The “why do you want to join our graduate program?” answer gives your interviewers insight into how you perceive the program you are applying to and how it can help you in your professional and academic goals, which is something your cannot do. While many graduate programs do not interview candidates, there are some that still do. But either way learning an answer to “why do you want to join our graduate program?” is good practice for writing other important application materials such as a or figuring out how to answer the “” or “” questions.
1. Why do interviewers ask, “why do you want to join our graduate program”?
Grad school admissions committee often ask this question because want to see if you have done your research into their particular program and how you can connect their resources (faculty, libraries, research centers) to your research and academic goals.
2. How can I answer, “why do you want to join our graduate program?”
You can answer by researching the program’s requirements, its faculty and research history, as well as any particular interests its faculty have to see whether they can help you further your knowledge. However, some of the above programs, such as Modern Thought and Literature make specific requests for applicants to explain how their research is so interdisciplinary and new that it can only be carried out at this program, which then forces you to be creative in your answer.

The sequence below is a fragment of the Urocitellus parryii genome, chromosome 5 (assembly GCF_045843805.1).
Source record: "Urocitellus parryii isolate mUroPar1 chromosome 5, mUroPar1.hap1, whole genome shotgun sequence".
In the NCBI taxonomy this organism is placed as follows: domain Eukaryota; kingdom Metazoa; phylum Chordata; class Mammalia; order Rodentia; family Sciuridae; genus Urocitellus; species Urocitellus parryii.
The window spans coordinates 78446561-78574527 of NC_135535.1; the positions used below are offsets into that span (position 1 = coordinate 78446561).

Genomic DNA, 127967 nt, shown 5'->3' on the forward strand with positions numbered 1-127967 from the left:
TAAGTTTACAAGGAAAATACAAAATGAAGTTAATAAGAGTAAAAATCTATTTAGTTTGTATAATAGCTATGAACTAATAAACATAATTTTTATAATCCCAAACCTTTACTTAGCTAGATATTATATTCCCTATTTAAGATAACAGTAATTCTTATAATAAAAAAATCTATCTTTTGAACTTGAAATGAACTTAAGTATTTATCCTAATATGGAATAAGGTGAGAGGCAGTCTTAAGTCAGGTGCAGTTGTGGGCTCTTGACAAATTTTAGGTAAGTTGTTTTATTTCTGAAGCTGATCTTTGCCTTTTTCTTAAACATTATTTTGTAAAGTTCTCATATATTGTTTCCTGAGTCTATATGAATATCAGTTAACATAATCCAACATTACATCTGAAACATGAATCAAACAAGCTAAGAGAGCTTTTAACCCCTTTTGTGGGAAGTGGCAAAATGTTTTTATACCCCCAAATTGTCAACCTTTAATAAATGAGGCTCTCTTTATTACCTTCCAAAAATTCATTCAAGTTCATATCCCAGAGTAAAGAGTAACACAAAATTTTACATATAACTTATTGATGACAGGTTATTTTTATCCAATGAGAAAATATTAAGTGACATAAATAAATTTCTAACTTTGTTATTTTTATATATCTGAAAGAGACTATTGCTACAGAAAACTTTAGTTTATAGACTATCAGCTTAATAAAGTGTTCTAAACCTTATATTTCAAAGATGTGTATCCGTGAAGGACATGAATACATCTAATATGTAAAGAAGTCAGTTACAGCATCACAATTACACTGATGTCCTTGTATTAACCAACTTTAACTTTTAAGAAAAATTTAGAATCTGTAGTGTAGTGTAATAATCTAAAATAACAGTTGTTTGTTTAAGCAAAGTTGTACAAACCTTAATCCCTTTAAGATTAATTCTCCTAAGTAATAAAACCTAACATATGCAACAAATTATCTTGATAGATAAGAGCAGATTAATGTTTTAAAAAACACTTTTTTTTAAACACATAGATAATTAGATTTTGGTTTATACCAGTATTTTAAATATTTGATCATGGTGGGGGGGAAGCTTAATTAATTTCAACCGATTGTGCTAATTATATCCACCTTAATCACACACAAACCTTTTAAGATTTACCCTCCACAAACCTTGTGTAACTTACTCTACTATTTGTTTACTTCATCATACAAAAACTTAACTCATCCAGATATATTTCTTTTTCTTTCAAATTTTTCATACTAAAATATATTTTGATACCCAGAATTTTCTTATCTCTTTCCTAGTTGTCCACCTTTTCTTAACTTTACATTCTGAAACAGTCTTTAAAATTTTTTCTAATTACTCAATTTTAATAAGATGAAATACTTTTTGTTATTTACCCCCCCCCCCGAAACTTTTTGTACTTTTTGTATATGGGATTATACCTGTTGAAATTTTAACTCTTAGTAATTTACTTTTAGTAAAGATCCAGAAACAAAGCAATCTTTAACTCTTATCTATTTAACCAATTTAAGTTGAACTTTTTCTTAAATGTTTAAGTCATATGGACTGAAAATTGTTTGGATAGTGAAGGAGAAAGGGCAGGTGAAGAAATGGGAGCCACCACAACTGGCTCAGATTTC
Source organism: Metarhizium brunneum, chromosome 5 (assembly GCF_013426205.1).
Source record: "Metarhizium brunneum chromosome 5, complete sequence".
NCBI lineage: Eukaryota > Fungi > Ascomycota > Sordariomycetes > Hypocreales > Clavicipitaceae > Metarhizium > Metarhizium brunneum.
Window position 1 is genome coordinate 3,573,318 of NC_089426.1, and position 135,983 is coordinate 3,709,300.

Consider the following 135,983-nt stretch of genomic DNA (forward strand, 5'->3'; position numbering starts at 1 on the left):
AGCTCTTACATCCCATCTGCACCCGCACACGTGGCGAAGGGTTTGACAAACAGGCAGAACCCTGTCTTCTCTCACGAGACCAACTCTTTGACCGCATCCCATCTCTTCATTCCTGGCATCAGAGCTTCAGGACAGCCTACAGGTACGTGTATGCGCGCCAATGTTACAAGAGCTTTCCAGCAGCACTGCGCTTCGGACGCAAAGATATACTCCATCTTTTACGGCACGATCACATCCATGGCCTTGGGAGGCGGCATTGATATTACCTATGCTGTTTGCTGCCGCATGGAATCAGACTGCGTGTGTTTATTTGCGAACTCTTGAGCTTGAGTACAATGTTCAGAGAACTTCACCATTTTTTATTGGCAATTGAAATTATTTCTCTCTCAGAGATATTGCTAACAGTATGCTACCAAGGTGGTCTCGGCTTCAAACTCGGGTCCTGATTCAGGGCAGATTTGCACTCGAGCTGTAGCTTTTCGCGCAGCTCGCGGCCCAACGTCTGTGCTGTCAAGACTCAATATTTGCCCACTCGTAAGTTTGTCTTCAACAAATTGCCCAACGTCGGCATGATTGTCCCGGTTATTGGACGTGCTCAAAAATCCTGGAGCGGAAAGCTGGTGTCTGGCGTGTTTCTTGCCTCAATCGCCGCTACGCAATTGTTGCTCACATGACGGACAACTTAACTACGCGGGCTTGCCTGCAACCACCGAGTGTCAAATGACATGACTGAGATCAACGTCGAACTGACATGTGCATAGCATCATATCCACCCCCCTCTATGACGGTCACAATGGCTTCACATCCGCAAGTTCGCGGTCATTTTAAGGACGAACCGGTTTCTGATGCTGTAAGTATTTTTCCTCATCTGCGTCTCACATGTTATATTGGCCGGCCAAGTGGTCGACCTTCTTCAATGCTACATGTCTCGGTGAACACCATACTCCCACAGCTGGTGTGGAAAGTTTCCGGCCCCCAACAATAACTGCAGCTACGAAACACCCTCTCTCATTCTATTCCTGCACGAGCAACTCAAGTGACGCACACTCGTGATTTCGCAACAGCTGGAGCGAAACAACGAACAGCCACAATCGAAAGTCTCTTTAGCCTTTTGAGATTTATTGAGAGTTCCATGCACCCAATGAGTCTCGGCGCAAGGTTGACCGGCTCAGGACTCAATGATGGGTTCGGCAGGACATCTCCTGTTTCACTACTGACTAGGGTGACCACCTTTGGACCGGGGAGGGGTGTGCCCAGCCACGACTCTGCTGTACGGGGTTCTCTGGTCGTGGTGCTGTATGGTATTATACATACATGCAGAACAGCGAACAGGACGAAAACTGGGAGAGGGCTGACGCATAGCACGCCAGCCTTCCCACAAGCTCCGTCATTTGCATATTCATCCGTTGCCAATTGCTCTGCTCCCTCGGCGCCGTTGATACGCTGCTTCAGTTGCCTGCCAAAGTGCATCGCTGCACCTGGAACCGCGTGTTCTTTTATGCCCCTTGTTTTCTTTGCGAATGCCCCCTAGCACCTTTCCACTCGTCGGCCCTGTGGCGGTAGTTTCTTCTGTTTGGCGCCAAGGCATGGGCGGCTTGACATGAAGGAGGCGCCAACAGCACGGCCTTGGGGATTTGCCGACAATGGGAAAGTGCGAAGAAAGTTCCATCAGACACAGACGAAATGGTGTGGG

3. How long should my answer be?
Generally, grad school interview answers should be between thirty-seconds and a minute. You want to answer the question directly and avoid rambling, but you neither want to give a short, uninteresting answer.
4. What should I not talk about?
You do not want to have a long answer, so you should focus on the specific details you remember about the program that you like and mention those only.
5. What other questions are asked in a PhD interview?
6. How will I know if my “why do you want to join our graduate program?” answer is any good?
You will not know until you hear from the admissions committee about whether you are admitted or not. It is rare that a graduate school interview would give you any immediate feedback, but, depending on the program, you may be able to consult with a that can point out the flaws in your application, or interview.
7. Can someone else prepare my answer for me?
No. The question is designed to be personally revealing. Getting someone else to write a response will reflect poorly on you and be in contrast with the rest of your application materials.